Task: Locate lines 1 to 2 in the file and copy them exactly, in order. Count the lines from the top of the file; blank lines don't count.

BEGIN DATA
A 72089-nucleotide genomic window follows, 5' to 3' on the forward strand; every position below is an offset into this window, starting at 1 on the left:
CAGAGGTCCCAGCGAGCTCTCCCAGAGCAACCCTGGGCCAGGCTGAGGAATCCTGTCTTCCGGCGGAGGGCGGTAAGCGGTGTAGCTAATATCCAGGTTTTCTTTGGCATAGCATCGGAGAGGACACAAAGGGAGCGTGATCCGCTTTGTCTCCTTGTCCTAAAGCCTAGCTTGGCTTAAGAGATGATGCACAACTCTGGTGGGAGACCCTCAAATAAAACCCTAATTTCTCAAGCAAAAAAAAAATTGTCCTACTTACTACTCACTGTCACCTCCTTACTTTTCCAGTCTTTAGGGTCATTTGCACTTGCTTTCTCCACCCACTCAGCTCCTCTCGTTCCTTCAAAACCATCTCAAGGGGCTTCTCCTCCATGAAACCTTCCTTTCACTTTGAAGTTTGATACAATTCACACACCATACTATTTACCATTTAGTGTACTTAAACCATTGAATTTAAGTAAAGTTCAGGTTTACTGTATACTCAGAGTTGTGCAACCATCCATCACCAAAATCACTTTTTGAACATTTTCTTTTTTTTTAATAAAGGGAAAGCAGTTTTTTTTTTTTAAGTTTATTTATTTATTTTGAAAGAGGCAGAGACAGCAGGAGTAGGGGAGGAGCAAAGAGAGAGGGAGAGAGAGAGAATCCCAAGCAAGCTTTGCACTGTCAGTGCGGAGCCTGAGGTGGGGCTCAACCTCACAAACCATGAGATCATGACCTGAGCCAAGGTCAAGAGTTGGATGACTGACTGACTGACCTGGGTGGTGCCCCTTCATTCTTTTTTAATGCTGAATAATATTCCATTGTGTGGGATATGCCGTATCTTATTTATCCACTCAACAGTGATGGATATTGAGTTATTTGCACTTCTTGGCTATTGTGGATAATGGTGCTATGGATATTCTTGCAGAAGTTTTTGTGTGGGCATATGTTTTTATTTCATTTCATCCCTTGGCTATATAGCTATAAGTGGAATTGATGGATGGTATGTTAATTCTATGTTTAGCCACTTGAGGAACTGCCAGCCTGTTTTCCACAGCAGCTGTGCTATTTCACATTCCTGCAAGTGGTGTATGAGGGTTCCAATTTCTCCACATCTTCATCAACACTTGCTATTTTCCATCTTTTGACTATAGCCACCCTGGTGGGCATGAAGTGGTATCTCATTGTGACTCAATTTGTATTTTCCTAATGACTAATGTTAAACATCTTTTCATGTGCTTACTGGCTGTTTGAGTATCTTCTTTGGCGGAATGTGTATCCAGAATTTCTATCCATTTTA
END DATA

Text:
A 72089-nucleotide genomic window follows, 5' to 3' on the forward strand; every position below is an offset into this window, starting at 1 on the left:
CAGAGGTCCCAGCGAGCTCTCCCAGAGCAACCCTGGGCCAGGCTGAGGAATCCTGTCTTCCGGCGGAGGGCGGTAAGCGGTGTAGCTAATATCCAGGTTTTCTTTGGCATAGCATCGGAGAGGACACAAAGGGAGCGTGATCCGCTTTGTCTCCTTGTCCTAAAGCCTAGCTTGGCTTAAGAGATGATGCACAACTCTGGTGGGAGACCCTCAAATAAAACCCTAATTTCTCAAGCAAAAAAAAAATTGTCCTACTTACTACTCACTGTCACCTCCTTACTTTTCCAGTCTTTAGGGTCATTTGCACTTGCTTTCTCCACCCACTCAGCTCCTCTCGTTCCTTCAAAACCATCTCAAGGGGCTTCTCCTCCATGAAACCTTCCTTTCACTTTGAAGTTTGATACAATTCACACACCATACTATTTACCATTTAGTGTACTTAAACCATTGAATTTAAGTAAAGTTCAGGTTTACTGTATACTCAGAGTTGTGCAACCATCCATCACCAAAATCACTTTTTGAACATTTTCTTTTTTTTTAATAAAGGGAAAGCAGTTTTTTTTTTTTAAGTTTATTTATTTATTTTGAAAGAGGCAGAGACAGCAGGAGTAGGGGAGGAGCAAAGAGAGAGGGAGAGAGAGAGAATCCCAAGCAAGCTTTGCACTGTCAGTGCGGAGCCTGAGGTGGGGCTCAACCTCACAAACCATGAGATCATGACCTGAGCCAAGGTCAAGAGTTGGATGACTGACTGACTGACCTGGGTGGTGCCCCTTCATTCTTTTTTAATGCTGAATAATATTCCATTGTGTGGGATATGCCGTATCTTATTTATCCACTCAACAGTGATGGATATTGAGTTATTTGCACTTCTTGGCTATTGTGGATAATGGTGCTATGGATATTCTTGCAGAAGTTTTTGTGTGGGCATATGTTTTTATTTCATTTCATCCCTTGGCTATATAGCTATAAGTGGAATTGATGGATGGTATGTTAATTCTATGTTTAGCCACTTGAGGAACTGCCAGCCTGTTTTCCACAGCAGCTGTGCTATTTCACATTCCTGCAAGTGGTGTATGAGGGTTCCAATTTCTCCACATCTTCATCAACACTTGCTATTTTCCATCTTTTGACTATAGCCACCCTGGTGGGCATGAAGTGGTATCTCATTGTGACTCAATTTGTATTTTCCTAATGACTAATGTTAAACATCTTTTCATGTGCTTACTGGCTGTTTGAGTATCTTCTTTGGCGGAATGTGTATCCAGAATTTCTATCCATTTTA